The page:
“So UNESCO tried for more than 30 years now. With the member states, there have been lots of resolutions. Even at UNESCO level, but also the Africa Union resolutions with member states committing to include it in their curricula. But still so far we can count on one hand the countries that it’s really journeyed in … so the road is still long for the sharing of available information because it is that information which builds the mind, which frees the mind, because it’s facts, it’s science, it’s not ideology.

“It’s history – it’s there. But there’s still a big gap, and we at UNESCO are aware and recently, at the last General Conference of UNESCO, another resolution said that the ‘General History Of Africa’ will be a flagship priority programme for the next eight years to ensure that each member state really commits and puts it in their curricula. So it’s an ongoing battle.”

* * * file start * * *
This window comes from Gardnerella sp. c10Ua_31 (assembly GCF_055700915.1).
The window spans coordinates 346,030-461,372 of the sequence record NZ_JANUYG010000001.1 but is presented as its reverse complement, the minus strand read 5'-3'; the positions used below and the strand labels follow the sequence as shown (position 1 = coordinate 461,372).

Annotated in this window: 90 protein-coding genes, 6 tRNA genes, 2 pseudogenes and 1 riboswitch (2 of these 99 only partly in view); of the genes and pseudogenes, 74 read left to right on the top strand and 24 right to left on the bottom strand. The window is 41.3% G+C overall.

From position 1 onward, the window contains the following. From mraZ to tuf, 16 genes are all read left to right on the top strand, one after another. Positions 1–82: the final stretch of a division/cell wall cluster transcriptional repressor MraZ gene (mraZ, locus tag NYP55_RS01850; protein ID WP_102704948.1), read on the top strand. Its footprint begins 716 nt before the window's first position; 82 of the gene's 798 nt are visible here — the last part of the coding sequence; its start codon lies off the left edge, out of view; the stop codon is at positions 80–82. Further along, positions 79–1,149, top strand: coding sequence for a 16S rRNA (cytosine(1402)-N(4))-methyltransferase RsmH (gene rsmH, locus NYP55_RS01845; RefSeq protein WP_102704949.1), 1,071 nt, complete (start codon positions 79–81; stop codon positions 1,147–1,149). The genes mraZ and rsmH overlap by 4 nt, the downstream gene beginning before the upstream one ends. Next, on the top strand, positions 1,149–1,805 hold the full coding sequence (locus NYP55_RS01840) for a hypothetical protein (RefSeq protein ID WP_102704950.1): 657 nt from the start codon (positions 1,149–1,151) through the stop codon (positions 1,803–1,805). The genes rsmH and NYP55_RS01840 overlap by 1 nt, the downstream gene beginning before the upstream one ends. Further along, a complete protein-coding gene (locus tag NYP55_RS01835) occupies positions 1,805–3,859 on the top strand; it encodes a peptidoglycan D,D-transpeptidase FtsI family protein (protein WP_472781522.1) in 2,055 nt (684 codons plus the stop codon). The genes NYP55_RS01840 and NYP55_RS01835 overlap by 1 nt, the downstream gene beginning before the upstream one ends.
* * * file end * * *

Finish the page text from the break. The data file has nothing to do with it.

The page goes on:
There has even been the formation of the UNESCO Coalition of Artists for the General History of Africa, which includes British trade poetess and trade unionist Zita Holbourne, in an effort to attract new and also young readers to the history resources, by using arts and culture.  

Finally, there’s a much quoted African proverb, which says: “Until the story of the hunt is told by the lion, the tale of the hunt will always glorify the hunter.” However, it would seem like until Africans and African institutions fund the documenting of their history from a pan-Africanist lens, their stories will always be from the perspective of others.